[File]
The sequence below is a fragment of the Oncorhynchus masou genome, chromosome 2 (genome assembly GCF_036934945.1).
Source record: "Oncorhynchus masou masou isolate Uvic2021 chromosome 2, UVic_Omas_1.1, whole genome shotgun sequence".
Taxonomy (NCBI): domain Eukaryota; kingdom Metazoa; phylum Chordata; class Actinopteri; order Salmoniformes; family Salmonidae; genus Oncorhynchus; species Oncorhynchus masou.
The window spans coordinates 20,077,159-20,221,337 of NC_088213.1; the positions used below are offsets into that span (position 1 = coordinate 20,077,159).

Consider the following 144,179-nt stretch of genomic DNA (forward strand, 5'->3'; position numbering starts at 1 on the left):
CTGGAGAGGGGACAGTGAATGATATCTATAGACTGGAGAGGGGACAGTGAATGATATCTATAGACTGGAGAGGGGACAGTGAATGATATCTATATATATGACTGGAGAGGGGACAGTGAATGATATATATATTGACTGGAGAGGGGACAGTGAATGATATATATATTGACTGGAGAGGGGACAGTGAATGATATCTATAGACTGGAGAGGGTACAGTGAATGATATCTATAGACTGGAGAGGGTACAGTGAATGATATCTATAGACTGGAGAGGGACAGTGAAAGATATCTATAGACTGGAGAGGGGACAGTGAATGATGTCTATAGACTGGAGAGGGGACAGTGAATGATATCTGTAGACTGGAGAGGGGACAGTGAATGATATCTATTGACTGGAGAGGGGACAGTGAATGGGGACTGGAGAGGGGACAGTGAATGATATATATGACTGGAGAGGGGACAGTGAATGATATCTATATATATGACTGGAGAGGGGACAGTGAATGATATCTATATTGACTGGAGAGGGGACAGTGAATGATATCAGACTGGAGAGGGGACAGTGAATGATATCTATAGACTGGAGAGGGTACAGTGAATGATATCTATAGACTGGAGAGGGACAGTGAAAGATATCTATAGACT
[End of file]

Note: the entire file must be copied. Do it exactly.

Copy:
The sequence below is a fragment of the Oncorhynchus masou genome, chromosome 2 (genome assembly GCF_036934945.1).
Source record: "Oncorhynchus masou masou isolate Uvic2021 chromosome 2, UVic_Omas_1.1, whole genome shotgun sequence".
Taxonomy (NCBI): domain Eukaryota; kingdom Metazoa; phylum Chordata; class Actinopteri; order Salmoniformes; family Salmonidae; genus Oncorhynchus; species Oncorhynchus masou.
The window spans coordinates 20,077,159-20,221,337 of NC_088213.1; the positions used below are offsets into that span (position 1 = coordinate 20,077,159).

Consider the following 144,179-nt stretch of genomic DNA (forward strand, 5'->3'; position numbering starts at 1 on the left):
CTGGAGAGGGGACAGTGAATGATATCTATAGACTGGAGAGGGGACAGTGAATGATATCTATAGACTGGAGAGGGGACAGTGAATGATATCTATATATATGACTGGAGAGGGGACAGTGAATGATATATATATTGACTGGAGAGGGGACAGTGAATGATATATATATTGACTGGAGAGGGGACAGTGAATGATATCTATAGACTGGAGAGGGTACAGTGAATGATATCTATAGACTGGAGAGGGTACAGTGAATGATATCTATAGACTGGAGAGGGACAGTGAAAGATATCTATAGACTGGAGAGGGGACAGTGAATGATGTCTATAGACTGGAGAGGGGACAGTGAATGATATCTGTAGACTGGAGAGGGGACAGTGAATGATATCTATTGACTGGAGAGGGGACAGTGAATGGGGACTGGAGAGGGGACAGTGAATGATATATATGACTGGAGAGGGGACAGTGAATGATATCTATATATATGACTGGAGAGGGGACAGTGAATGATATCTATATTGACTGGAGAGGGGACAGTGAATGATATCAGACTGGAGAGGGGACAGTGAATGATATCTATAGACTGGAGAGGGTACAGTGAATGATATCTATAGACTGGAGAGGGACAGTGAAAGATATCTATAGACT